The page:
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Inside Creedmoor Psychiatric Center

Creedmoor Psychiatric Center’s Building 25 was once a haven for New York City’s cast-out mentally ill, but today it houses a much more reviled and equally misunderstood breed of New Yorker–they’re pigeons, and you won’t believe what they’ve done with the fourth floor…The sprawling Creedmoor campus was constructed in 1912 in Queens Village as the Farm Colony of Brooklyn State Hospital, one of hundreds of similar psychiatric wards erected at the turn of the century to house and rehabilitate those who were ill equipped to function on their own.

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Introducing our new column  Abandoned NYC  by Will Ellis, a NYC-based photographer, filmmaker and educator, who has been documenting the abandoned places and forgotten histories from across the five boroughs on his website  Abandoned NYC.

The Abandoned Gowanus Batcave

Not long ago, a pack of teenage runaways lived the dream in the infamous Gowanus Batcave, shacking up rent-free in an abandoned MTA powerhouse on the shore of the notoriously toxic Gowanus Canal. Out of the grime, in back rooms and crooked halls, the artifacts of this sizable squatter settlement remain to enlighten, amuse, and unnerve the intrepid few that enter the disreputable interior.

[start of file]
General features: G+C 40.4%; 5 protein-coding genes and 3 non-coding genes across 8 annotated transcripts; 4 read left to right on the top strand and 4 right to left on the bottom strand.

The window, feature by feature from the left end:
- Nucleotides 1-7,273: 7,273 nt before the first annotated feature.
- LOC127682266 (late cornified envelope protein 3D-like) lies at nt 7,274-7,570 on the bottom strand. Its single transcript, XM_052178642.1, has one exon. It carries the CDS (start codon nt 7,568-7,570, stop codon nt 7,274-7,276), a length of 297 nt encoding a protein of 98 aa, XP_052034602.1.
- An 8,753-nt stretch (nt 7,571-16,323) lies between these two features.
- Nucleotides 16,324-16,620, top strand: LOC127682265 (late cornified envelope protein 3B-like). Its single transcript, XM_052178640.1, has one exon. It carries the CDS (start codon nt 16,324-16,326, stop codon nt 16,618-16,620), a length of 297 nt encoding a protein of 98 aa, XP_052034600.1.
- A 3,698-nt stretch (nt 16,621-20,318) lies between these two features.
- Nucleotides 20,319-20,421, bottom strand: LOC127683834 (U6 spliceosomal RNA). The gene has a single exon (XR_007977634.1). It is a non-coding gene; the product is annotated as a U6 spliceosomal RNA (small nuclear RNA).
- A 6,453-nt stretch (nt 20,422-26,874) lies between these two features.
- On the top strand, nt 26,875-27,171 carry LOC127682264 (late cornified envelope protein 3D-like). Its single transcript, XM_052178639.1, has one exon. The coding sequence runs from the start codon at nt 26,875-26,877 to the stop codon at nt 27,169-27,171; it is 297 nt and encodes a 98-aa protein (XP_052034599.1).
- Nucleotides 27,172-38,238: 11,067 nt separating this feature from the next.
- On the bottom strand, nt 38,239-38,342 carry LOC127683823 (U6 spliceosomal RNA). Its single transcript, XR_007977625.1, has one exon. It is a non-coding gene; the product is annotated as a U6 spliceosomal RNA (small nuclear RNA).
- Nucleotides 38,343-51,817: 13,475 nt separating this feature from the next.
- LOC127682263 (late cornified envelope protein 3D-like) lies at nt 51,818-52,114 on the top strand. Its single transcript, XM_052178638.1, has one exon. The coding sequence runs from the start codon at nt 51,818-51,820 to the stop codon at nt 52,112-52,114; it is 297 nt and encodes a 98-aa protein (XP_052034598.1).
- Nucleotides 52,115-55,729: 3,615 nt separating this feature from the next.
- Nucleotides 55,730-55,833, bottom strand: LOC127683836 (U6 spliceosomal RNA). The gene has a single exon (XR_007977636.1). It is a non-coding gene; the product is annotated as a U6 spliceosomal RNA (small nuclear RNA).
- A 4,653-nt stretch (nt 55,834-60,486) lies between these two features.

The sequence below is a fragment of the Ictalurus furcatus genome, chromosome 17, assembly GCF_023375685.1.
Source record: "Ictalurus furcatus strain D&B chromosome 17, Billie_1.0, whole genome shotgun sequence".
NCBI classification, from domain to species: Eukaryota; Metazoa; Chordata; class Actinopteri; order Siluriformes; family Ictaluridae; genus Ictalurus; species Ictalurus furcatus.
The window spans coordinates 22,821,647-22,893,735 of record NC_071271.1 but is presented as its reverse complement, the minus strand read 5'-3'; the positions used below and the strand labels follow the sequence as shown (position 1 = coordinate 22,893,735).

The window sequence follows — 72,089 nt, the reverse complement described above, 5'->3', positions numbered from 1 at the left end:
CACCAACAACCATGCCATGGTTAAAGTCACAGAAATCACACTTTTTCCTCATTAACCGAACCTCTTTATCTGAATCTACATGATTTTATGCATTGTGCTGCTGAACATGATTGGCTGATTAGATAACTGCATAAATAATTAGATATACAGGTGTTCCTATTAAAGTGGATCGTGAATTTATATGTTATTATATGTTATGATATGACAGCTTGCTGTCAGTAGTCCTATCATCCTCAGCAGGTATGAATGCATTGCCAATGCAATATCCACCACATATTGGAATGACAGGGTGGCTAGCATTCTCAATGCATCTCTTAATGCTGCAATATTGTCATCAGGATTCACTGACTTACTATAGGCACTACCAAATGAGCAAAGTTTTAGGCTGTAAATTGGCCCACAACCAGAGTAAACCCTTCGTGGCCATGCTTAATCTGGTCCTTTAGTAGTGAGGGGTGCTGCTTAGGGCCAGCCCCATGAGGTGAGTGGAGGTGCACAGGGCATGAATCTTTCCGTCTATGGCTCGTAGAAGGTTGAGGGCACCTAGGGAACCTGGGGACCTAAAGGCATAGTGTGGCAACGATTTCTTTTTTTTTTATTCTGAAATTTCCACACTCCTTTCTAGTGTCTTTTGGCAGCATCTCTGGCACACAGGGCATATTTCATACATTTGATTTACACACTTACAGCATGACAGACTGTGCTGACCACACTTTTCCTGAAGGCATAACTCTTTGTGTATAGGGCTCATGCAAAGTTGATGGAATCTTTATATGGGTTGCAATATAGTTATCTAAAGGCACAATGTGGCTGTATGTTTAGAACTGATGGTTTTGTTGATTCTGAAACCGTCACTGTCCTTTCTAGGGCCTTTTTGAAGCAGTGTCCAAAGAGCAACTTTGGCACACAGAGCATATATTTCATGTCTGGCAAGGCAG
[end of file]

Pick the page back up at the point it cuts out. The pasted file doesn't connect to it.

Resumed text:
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The bear grotto

Urban planners call it “arrested deterioration:” the ironic preservation of a poorly designed zoo in a state of decay. Open to the public as a fraying monument to a past era, the abandoned Los Angeles Zoo haunts the edges of Griffith Park, a stone’s throw from the Greek Theater. A crooked sign posted by the L.A. Department of Recreation and Parks philosophically designates the old bear grottos, rows of cages, and dilapidated menagerie as an opportunity to observe “the developments in the zoological sciences.” And indeed anyone can crawl through the close quarters of the cages and understand how diseases were often rampant and why the animals’ existences were short-lived.

The May 2012 issue of Travel and Leisure magazine named LAX the 2nd worst airport in the United States. LAX took the lowest scores in almost all categories ranging from check-in to cleanliness to staff communication, revealing no surprises to those who frequent the airport. However, the one category that LAX ranked lowest that I find most interesting is ‘location’. It is a peculiar question to pose in a city as decentralized as Los Angeles, for how would one begin to chose which part of Los Angeles should be most connected to its airport. Despite multiple attempts to relocate LAX, it is clear that the airport will be a permanent social, economic and political fixture of the Westside of Los Angeles. In addition to these more fluid forces, LAX continues to have a strong spatial impact on the city. This impact on the space surrounding LAX has created voids in the urban fabric at a scale that is truly one of landscape, superseding the building lot, block and even neighborhood. This tour will bring you to two moments where the edge of urbanization and vacant urban space meet. To the casual tourist this edge condition greatly contributes to the lackluster experience of the airports location, however to others this same space reveals a unique insight into the spatial implications of development and the fantastical outcomes of urbanization.